|System size||Solar starter
|Solar for 4
|Recommended for||Singles or energy smart couples||Couples and retirees||Energy-smart family||Average family with two kids||Big family|
|Daily solar power produced*||5.5kWh||7kWh||11kWh||14.5kWh||18kWh|
* Average solar power generated each day, based on 3.6 solar hours. (You can compare this to your daily usage as a quick way of estimating how much of the electricity you use could be covered by solar power).
How much will it cost?
Solar systems typically range in cost from $3,500 – $8,000, depending on the system size and quality. Going solar has never been cheaper, with system prices having falling dramatically in recent years. You can also get a quote from the carefully selected Positive Charge solar supplier, to access exclusive discounts on a good quality system with extended warranties.
What other costs may be incurred?
If you don’t already have a smart meter then you will need to get one installed, which typically costs between $350 and $450. Older homes may also require an upgrade of the electricity switchboard, which will cost around $800.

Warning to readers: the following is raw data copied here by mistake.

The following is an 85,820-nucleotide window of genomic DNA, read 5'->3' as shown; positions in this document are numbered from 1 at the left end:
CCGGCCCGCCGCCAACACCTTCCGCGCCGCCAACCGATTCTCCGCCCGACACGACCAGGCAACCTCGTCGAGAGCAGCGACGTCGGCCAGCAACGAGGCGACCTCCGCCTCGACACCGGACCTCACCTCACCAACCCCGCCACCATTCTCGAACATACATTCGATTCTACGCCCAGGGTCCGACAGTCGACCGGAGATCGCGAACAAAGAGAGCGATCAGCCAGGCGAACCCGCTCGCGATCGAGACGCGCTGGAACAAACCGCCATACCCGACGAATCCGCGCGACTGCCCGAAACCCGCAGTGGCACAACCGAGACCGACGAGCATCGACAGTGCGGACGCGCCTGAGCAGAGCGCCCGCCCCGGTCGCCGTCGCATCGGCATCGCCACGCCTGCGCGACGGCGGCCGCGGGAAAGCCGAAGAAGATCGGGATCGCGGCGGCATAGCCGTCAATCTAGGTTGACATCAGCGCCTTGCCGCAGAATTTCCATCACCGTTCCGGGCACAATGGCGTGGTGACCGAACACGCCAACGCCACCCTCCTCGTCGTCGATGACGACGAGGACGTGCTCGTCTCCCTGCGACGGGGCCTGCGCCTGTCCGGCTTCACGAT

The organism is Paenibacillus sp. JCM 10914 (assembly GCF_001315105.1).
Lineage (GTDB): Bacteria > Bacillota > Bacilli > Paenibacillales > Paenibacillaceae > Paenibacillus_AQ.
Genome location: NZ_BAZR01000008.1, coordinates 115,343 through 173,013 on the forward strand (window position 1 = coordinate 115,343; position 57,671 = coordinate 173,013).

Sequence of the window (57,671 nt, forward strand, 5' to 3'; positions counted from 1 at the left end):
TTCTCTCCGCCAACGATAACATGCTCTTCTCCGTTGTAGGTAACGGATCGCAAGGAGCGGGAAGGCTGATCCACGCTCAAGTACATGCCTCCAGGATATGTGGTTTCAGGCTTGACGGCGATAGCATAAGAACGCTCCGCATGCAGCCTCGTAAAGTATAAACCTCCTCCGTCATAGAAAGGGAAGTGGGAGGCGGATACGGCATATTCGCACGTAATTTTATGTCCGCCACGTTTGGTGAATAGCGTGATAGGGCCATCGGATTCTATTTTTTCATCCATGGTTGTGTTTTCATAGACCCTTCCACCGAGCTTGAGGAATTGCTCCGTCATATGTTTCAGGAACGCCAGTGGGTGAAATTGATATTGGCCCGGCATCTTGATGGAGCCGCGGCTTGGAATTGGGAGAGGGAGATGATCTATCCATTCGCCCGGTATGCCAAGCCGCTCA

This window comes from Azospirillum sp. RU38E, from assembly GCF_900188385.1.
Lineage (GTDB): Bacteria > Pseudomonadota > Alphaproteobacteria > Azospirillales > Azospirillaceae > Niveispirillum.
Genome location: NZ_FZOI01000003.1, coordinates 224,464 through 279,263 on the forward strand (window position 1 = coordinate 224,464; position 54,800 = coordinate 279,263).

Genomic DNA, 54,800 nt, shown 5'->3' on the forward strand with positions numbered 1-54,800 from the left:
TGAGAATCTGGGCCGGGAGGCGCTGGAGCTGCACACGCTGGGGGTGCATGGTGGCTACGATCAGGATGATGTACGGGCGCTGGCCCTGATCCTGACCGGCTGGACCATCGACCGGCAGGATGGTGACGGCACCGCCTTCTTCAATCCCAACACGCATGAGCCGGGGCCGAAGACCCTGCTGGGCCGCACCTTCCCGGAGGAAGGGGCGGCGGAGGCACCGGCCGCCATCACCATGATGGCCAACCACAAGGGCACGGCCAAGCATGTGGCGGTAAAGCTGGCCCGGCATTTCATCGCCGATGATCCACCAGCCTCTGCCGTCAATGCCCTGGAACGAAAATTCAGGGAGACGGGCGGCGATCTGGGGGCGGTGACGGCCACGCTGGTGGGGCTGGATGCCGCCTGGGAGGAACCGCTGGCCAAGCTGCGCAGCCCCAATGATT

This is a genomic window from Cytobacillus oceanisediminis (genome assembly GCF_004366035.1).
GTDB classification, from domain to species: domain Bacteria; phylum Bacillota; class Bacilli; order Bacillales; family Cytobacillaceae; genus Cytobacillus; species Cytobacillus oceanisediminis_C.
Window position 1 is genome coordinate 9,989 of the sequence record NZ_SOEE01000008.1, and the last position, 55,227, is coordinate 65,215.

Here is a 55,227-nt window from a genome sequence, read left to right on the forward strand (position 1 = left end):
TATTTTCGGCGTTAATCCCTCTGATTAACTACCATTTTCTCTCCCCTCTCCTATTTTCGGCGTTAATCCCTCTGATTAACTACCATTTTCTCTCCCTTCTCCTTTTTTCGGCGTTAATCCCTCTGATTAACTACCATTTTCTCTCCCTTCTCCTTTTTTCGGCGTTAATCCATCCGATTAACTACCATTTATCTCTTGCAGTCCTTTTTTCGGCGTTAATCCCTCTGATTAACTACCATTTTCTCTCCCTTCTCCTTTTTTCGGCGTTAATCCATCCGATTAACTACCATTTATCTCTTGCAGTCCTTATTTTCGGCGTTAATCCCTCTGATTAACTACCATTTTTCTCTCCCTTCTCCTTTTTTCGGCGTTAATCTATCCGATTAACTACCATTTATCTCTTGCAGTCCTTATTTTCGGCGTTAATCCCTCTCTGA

Prices can be higher for non-standard installations, such as:
- Two-storey homes
- Tiled roofs
- Difficult to access places
- Homes with long distances between where the panels will be placed and the electrical switchboard
- Flat roofs or roofs with inappropriate pitch.
Your energy distributor will also charge you a fee to reconfigure your meter, which is typically under $100. Any charges related to the upgrade of switchboard, meter changeover or meter reprogramming are additional to the cost of the solar PV system. It is recommended that you get in touch with your distributor to determine what additional costs will apply. Some electricity retailers will change your tarif,f i.e. how much you pay for the electricity you buy from the grid, when you install solar. If this is the case you can switch retailer after your installation. To find the best deal visit the Victorian Energy Compare website here.
Getting the best value from your system
To maximise savings the best thing to do is use your power when the sun is shining! Complementing this with other energy saving strategies will further drive down the cost of your bills. Some simple actions that we recommend are replacing halogen downlights with LEDs, as well as draught proofing and insulating your home. The team at Positive Charge can advise you on the best ways to save and you can check out our energy saving tips here.